A bill that would have banned municipalities from imposing high fees that might restrict non-residents from using public beaches — and from barring out-of-towners in order to prevent the spread of COVID — will not come up for a vote in the state legislature.
Politicians are spending their time on 2 other controversial measures — zoning reform and affordable housing — instead. The deadline for moving bills out of committee is April 5.
Speaking of our Parks & Recreation … they say:
“It has been nice to see so many people out using our facilities as the weather has improved, including some people using the Longshore golf course as an open space for walking. As of Monday (March 29), it will be open for play, and no longer available for those not actively playing golf.
“Please keep in mind, even using the roadways through Longshore can be dangerous as errant golf balls can cause serious injury or damage. For your safety, we urge you to use other locations for getting outside.”
Even with social distancing, Longshore golf course is off limits. (Photo/Mary Sikorski)
Westport Country Playhouse’s popular “Script in Hand” series returns next month, with a virtual play reading of “Rent Control.” The Off-Broadway hit comedy tells the true story of a struggling-to-survive New York actor who invents a moneymaking scheme that (of course) backfires.
After premiering April 26 (7 p.m.), “Rent Control” is available on demand from April 27 through May 2.
Virtual tickets are available online, at 203-227-4177, or by email: email@example.com.
Earlier his week, Westport firefighters assisted the Westport Weston Health District and Department of Human Services by providing COVID vaccinations to homebound residents.
And … while delivering the vaccines, Fire Department members performed home safety inspections, including inspecting flammable substance storage, and checking and installing smoke and CO2 alarms.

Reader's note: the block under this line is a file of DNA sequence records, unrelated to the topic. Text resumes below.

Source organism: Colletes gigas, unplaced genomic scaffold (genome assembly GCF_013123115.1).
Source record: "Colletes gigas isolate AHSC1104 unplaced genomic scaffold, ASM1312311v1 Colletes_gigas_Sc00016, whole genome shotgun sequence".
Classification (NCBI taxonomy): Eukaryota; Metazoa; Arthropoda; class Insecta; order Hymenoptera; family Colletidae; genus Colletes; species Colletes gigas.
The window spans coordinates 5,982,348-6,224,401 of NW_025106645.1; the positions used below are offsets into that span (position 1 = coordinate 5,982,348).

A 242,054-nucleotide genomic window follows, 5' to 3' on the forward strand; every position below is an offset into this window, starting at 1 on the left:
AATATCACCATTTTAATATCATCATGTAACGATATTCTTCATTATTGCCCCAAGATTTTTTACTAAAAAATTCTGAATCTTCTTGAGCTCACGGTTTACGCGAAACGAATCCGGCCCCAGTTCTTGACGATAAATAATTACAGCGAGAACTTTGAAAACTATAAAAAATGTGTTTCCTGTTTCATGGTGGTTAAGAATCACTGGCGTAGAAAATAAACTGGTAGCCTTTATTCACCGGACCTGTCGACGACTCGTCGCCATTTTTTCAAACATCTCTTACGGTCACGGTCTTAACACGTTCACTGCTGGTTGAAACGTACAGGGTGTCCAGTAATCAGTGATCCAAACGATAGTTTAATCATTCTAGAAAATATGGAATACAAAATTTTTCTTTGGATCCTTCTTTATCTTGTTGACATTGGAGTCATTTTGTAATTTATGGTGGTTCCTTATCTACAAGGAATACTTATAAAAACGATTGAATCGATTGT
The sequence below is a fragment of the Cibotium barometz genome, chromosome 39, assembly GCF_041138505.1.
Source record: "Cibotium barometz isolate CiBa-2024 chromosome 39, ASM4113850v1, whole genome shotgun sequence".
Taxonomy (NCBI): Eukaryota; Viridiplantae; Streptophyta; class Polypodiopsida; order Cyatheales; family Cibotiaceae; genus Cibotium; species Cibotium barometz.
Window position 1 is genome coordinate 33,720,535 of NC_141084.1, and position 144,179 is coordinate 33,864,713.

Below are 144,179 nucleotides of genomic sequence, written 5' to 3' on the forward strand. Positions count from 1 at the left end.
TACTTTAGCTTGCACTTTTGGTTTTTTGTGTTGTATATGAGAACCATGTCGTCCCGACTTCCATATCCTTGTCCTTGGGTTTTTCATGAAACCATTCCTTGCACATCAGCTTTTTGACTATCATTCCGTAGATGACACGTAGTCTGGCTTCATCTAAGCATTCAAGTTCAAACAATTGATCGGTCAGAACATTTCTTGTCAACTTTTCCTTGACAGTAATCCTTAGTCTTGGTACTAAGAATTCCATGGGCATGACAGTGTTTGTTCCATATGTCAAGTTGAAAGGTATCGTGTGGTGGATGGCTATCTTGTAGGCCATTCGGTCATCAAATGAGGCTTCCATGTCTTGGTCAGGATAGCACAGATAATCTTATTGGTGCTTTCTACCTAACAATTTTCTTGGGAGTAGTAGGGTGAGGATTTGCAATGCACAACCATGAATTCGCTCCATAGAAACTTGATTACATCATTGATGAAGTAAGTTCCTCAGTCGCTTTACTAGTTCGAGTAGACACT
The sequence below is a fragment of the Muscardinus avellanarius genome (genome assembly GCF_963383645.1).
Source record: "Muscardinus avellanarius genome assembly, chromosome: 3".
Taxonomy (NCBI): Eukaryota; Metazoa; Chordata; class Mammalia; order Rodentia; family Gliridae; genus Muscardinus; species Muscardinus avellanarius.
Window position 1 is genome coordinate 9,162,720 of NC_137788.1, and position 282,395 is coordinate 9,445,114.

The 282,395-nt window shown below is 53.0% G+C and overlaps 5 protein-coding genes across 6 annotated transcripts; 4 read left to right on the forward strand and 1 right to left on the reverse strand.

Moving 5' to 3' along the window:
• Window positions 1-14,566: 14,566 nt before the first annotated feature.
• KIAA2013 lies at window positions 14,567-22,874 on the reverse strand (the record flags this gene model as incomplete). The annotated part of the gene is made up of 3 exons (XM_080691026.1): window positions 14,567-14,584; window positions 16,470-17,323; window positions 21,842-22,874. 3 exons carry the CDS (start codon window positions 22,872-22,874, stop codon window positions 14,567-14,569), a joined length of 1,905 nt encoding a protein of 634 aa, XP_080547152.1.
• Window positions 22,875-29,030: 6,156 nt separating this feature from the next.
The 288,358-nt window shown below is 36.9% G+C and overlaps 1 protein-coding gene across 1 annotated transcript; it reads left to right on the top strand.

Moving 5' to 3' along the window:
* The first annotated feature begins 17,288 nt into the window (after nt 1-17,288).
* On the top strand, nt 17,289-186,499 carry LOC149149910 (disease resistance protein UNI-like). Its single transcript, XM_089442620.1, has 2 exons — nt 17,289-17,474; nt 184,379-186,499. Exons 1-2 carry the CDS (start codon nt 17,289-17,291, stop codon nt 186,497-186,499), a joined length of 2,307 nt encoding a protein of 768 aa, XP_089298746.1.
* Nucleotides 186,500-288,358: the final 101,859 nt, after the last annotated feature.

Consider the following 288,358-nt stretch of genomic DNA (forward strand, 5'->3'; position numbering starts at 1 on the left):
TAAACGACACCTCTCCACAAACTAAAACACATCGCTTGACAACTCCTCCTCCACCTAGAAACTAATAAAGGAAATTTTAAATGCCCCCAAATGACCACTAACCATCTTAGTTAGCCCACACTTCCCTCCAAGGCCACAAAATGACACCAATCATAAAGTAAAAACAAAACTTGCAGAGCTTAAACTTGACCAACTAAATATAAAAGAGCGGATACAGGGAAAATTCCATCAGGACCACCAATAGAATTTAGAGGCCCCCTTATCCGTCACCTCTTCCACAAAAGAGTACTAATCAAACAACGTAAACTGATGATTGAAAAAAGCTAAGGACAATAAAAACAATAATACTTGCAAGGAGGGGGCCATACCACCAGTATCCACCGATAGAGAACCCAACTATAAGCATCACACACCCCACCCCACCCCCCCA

Then yesterday morning, our firefighters helped Human Services by loading and unloading food boxes from the Connecticut Food Bank. 60 will be distributed to food-insecure households in Westport. Two more pick-ups are scheduled next month.
For more information on food resources, email firstname.lastname@example.org or call 203-341-1050.
Kudos to all involved. It takes a village — and ours is a great one. (Hat tip: Jennifer Gallini Petrosinelli)
Firefighter Liz Ferguson helps with food distribution.
Yesterday, the Board of Selectman unanimously adopted this resolution:
WHEREAS, Asian-Pacific American communities are suffering acts of discrimination, hate crimes, and microaggressions, which have been exposed and heightened due to COVID-19; and
WHEREAS, anti-Asian rhetoric and sentiment is stigmatizing, tends to incite fear and xenophobia, and numerous Asian-Pacific Americans are experiencing increased racial profiling, hate incidents, and, in some cases, hate violence; and
WHEREAS, in an effort to bring attention to baseless and xenophobic actions, hate speech, and bias, and most particularly, those against the Asian American and Pacific Island community, the Town of Westport must demonstrate its support for neighbors, families and friends who are adversely affected and traumatized by these acts.
NOW THEREFORE, BE IT RESOLVED that the Westport Board of Selectmen emphatically denounces xenophobia and anti-Asian sentiment. The Town of Westport joins municipalities, counties, and states across the country in affirming its commitment to the safety and well-being of Asian-Pacific Americans and in combating hate crimes targeting Asian-Pacific Americans; and